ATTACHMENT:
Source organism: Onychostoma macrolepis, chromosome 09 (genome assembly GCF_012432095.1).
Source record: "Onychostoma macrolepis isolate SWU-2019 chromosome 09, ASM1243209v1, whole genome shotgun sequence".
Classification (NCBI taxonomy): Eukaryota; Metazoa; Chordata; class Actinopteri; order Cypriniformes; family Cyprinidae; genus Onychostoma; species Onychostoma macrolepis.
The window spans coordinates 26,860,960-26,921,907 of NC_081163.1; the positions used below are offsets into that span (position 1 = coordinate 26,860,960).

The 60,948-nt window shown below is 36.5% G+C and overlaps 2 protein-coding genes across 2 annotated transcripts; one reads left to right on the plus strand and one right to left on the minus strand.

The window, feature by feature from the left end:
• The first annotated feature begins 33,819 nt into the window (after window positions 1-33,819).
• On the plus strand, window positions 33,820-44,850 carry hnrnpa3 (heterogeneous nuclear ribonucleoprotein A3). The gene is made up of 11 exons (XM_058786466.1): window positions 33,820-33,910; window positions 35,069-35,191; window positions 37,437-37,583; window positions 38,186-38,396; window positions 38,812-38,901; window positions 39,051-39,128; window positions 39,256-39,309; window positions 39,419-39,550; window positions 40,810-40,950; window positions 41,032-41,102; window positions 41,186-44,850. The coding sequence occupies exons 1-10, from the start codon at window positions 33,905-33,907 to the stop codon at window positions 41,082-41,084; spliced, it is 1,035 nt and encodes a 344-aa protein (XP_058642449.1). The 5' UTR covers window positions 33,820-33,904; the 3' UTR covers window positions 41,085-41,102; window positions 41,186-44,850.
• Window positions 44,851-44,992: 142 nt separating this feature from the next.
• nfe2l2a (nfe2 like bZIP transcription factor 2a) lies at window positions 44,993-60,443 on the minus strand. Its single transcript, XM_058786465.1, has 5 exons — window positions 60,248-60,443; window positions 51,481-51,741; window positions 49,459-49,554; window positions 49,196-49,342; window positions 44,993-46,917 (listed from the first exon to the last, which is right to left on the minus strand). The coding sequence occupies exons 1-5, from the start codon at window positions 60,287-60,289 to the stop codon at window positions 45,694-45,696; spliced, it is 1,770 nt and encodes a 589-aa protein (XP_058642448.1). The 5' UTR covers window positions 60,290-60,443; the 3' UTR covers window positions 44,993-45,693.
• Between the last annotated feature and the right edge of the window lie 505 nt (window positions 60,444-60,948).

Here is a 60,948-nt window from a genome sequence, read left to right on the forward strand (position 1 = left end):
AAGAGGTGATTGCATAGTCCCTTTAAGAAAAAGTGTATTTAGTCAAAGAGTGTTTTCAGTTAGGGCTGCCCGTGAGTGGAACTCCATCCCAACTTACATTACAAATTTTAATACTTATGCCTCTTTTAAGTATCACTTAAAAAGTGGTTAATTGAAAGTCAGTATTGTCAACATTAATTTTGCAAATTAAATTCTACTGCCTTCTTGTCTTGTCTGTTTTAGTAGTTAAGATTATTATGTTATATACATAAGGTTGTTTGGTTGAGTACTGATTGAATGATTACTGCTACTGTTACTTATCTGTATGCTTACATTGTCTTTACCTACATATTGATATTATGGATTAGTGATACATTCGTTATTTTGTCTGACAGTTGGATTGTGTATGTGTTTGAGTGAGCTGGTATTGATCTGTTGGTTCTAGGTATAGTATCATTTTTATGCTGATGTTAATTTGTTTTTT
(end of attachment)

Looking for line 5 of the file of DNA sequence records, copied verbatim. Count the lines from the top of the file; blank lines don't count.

The 60,948-nt window shown below is 36.5% G+C and overlaps 2 protein-coding genes across 2 annotated transcripts; one reads left to right on the plus strand and one right to left on the minus strand.